The life of a marketer has become a lot harder in the last few years. This is because there is an excessive amount of ways to advertise something nowadays. Marketers always strive to get as much exposure and actions from one advertisement as possible. The problem here is that sometimes we have little to no progress on the channels we’re already using. That’s why it’s important for companies to continuously analyze the market so that they can be the first to find the best upcoming place to get exposure and eventually their return on investment. Possibilities here are to try out different channels, switching up your content or simply just focusing on a different target group. As companies we must try to walk other avenues, we got to try something different and new. Who knows? This new path might just give us the publicity we need. All publicity is good publicity, it is exposure, a way for people to get to know us and talk about our brand. Any bit of exposure can have an impact on how people know and perceive your brand. Just like Tim van der Wiel stated: it starts with a conversation and before you know it, it becomes a brand that people identify with, it becomes part of their culture.

5

 “We need to invest in cultural and emotional innovation like we invest in product and brand innovation.”

Stephen Gates, Head Design Evangelist InVision

Let’s start by saying that no team in the world is perfect. The same goes for companies. In fact, according to Stephen Gates, every company in the world is dysfunctional. Whoever you think is doing it right, whoever you want to work for that seems like they got it figured out, they don’t. The thing is either they hide it better than you do or they’re more transparent about their problems. Every company has problems. It’s how they deal with it, how transparent they are with it, that makes the difference. This means that even though no team is perfect, we still have to strive to get the best teamwork. This is because the experience you’re putting out reflects the way your internal teams are working together. Your work is your truth. Sometimes this is hard because every creative, every leader, feels like they’re doing/getting it wrong. The reality is that whenever you’re a creative you have things like your education, your childhood, your career and insecurities that make you different and unique. Society teaches us that we are not good enough when we are not like everybody else. This is ridiculous because the people who we admire and think are the best, they took that insecurity and made that difference their unique strength. As individuals in a team, we must bring these unique strengths together to create sustainable work that is up to standards and that will have value for years to come.


OnBrand ‘17: Beyond Branding

At Ngrane, we’ll take any chance to get inspired. So naturally, there was no doubt about going to the OnBrand event last week Thursday. A jam-packed day, full of inspirational talks and hugely relevant branding insights. Our main takeaway? It’s one thing to brand something, it’s a whole other to go beyond branding. Finding your calling rather than acting on that of consumers, embedding yourself into culture and weaving innovation into your values.

Ben & Jerry's: Beyond cause marketing: How businesses can be activists and help change the world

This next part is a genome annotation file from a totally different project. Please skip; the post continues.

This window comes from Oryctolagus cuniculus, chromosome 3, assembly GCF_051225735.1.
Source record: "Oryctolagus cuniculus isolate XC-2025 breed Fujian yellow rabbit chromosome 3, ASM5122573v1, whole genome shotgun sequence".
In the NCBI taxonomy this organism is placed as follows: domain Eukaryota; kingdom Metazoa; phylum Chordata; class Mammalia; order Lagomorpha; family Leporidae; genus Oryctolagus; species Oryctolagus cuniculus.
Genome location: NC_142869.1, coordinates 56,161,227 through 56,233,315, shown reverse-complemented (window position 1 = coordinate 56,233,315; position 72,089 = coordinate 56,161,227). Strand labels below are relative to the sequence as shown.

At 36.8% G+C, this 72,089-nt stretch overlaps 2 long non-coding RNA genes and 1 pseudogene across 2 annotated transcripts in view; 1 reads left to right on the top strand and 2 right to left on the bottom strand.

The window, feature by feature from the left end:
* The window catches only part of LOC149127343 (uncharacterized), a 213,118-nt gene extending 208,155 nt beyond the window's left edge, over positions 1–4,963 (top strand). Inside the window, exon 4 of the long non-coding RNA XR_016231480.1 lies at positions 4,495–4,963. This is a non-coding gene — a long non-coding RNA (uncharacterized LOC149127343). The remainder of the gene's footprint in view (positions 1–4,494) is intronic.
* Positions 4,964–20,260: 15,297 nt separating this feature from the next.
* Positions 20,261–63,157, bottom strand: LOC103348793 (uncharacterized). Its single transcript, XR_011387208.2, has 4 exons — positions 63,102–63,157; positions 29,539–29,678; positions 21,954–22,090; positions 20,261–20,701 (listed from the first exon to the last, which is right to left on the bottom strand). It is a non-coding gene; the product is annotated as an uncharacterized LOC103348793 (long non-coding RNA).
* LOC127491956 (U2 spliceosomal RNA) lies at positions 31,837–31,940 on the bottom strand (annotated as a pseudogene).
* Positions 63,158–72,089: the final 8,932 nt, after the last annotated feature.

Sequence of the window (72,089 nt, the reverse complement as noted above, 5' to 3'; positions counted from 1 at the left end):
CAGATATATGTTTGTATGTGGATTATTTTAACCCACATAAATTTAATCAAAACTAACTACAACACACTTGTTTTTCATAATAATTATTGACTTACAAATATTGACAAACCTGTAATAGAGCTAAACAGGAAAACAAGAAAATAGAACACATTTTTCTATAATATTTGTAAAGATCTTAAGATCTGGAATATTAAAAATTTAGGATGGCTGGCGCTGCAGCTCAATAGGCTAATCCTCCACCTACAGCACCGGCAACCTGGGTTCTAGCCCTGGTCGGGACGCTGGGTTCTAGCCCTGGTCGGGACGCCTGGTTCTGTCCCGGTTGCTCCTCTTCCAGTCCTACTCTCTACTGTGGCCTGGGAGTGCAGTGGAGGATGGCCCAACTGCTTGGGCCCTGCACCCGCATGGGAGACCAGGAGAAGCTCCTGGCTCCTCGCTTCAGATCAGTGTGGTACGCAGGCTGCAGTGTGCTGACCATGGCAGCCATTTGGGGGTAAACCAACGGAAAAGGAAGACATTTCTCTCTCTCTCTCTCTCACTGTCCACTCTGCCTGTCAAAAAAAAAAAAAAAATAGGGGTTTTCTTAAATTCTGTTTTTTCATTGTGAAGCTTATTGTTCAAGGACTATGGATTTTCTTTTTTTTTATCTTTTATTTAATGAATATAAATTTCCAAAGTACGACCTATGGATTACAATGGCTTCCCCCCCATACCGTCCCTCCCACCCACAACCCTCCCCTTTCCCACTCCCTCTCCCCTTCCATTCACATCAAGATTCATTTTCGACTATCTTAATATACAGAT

Jay Curley
Senior Global Marketing Manager
Ben & Jerry’s

Turns out the geniuses behind cookie-dough ice cream have a lot more on their plate – or should we say ice cream bowl? – than your favourite dessert. Since their start in the eighties; activism has always been frozen into their DNA. And Jay Curley tells us how it’s been good for business, but not the reason why they’re doing it.

Brands should go beyond cause marketing: a customer led approach to ‘doing good’. Which is all about making decisions on what the consumer wants, how you can connect with them emotionally and how you can align your brand with their cause. Nope, Jay tells us that simply won’t cut it. He explains what Value Led Activism is, how instead of the customer it puts the values of the brand first. So, brands should use what they believe in as a starting point, being the change they want to make and inspiring others to take action. In this way, you’re enlisting fans to join social movements. You should feel like part of the ‘people’ not the business suits on the eleventh floor of some building. You’re there on the streets because you care just as much as the people you sweep up with you. And sweeping people off their feet means a special kind of loyalty between them and your brand and product. No matter how sweet your ice cream, you’re just another brand selling stuff if you can’t connect with others in a meaningful way.

We personally loved the campaign Jay Curley showed that was promoting the Paris Agreement of 2015. An immersive video of melting ice cream, that cleverly links what the brand is known for with something they believe in. Check it out here.

Platform 13 Beyond: Thinking outside the box

Leila Fataar
Platform13
Founder

Put street-level know how, a digital devotion and endless experience together and you’ve got Leila Fataar: a London based branding veteran and founder of Platform13. Fataar has put all her cards in culture. She claimed that brands should go beyond just thinking outside of the box. In order to create activity that matters, brands should know the box first.

Traditionally, advertising is embedded in the idea of pushing. Pushing catchy one-liners, pushing commercials and pushing empty messages. The opposite should be the case, brands should be pulling. Organically feeding consumer advocacy and relevance by creating cultural value. You want to be the influencer, not pay a couple of influencers to push a few messages for you. You want to be part of the conversation, slip into the ‘Dark Social’ by naturally being talked about. Having your product as the topic of conversation, in places like WhatsApp – where you can’t advertise – will mean more than any Facebook Ad could ever be.